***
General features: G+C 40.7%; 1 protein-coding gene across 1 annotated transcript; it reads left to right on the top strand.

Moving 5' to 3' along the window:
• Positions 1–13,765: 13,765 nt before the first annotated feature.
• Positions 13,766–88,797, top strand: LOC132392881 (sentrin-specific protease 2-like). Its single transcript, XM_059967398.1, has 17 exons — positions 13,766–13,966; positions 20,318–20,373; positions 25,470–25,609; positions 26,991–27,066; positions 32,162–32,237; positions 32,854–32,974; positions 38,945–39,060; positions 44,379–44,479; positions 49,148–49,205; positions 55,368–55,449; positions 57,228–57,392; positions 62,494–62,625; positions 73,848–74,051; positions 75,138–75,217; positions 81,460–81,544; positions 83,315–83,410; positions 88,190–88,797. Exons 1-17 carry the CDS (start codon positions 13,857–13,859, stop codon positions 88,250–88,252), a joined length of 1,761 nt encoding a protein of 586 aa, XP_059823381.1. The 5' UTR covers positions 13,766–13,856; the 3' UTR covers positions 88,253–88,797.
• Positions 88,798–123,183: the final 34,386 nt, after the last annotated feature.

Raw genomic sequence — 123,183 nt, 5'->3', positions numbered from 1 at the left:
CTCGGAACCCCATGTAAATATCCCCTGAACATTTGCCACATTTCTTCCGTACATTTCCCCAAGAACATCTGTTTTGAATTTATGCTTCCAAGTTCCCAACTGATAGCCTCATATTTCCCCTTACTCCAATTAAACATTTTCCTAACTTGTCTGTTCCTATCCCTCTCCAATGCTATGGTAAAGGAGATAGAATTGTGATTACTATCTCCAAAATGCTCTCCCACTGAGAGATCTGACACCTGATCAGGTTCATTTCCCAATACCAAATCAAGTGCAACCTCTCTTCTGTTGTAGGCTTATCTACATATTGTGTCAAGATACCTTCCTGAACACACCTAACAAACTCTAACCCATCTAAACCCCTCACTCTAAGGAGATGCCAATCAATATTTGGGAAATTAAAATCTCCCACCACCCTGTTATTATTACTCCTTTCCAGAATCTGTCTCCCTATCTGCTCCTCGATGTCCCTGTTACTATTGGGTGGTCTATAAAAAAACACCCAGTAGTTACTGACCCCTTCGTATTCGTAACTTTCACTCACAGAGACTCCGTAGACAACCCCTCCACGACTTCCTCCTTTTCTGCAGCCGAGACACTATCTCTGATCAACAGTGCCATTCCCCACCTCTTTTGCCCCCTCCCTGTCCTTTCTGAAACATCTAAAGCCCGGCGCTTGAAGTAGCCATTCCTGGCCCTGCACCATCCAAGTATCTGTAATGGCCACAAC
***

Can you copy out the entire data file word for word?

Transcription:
General features: G+C 40.7%; 1 protein-coding gene across 1 annotated transcript; it reads left to right on the top strand.

Moving 5' to 3' along the window:
• Positions 1–13,765: 13,765 nt before the first annotated feature.
• Positions 13,766–88,797, top strand: LOC132392881 (sentrin-specific protease 2-like). Its single transcript, XM_059967398.1, has 17 exons — positions 13,766–13,966; positions 20,318–20,373; positions 25,470–25,609; positions 26,991–27,066; positions 32,162–32,237; positions 32,854–32,974; positions 38,945–39,060; positions 44,379–44,479; positions 49,148–49,205; positions 55,368–55,449; positions 57,228–57,392; positions 62,494–62,625; positions 73,848–74,051; positions 75,138–75,217; positions 81,460–81,544; positions 83,315–83,410; positions 88,190–88,797. Exons 1-17 carry the CDS (start codon positions 13,857–13,859, stop codon positions 88,250–88,252), a joined length of 1,761 nt encoding a protein of 586 aa, XP_059823381.1. The 5' UTR covers positions 13,766–13,856; the 3' UTR covers positions 88,253–88,797.
• Positions 88,798–123,183: the final 34,386 nt, after the last annotated feature.

Raw genomic sequence — 123,183 nt, 5'->3', positions numbered from 1 at the left:
CTCGGAACCCCATGTAAATATCCCCTGAACATTTGCCACATTTCTTCCGTACATTTCCCCAAGAACATCTGTTTTGAATTTATGCTTCCAAGTTCCCAACTGATAGCCTCATATTTCCCCTTACTCCAATTAAACATTTTCCTAACTTGTCTGTTCCTATCCCTCTCCAATGCTATGGTAAAGGAGATAGAATTGTGATTACTATCTCCAAAATGCTCTCCCACTGAGAGATCTGACACCTGATCAGGTTCATTTCCCAATACCAAATCAAGTGCAACCTCTCTTCTGTTGTAGGCTTATCTACATATTGTGTCAAGATACCTTCCTGAACACACCTAACAAACTCTAACCCATCTAAACCCCTCACTCTAAGGAGATGCCAATCAATATTTGGGAAATTAAAATCTCCCACCACCCTGTTATTATTACTCCTTTCCAGAATCTGTCTCCCTATCTGCTCCTCGATGTCCCTGTTACTATTGGGTGGTCTATAAAAAAACACCCAGTAGTTACTGACCCCTTCGTATTCGTAACTTTCACTCACAGAGACTCCGTAGACAACCCCTCCACGACTTCCTCCTTTTCTGCAGCCGAGACACTATCTCTGATCAACAGTGCCATTCCCCACCTCTTTTGCCCCCTCCCTGTCCTTTCTGAAACATCTAAAGCCCGGCGCTTGAAGTAGCCATTCCTGGCCCTGCACCATCCAAGTATCTGTAATGGCCACAAC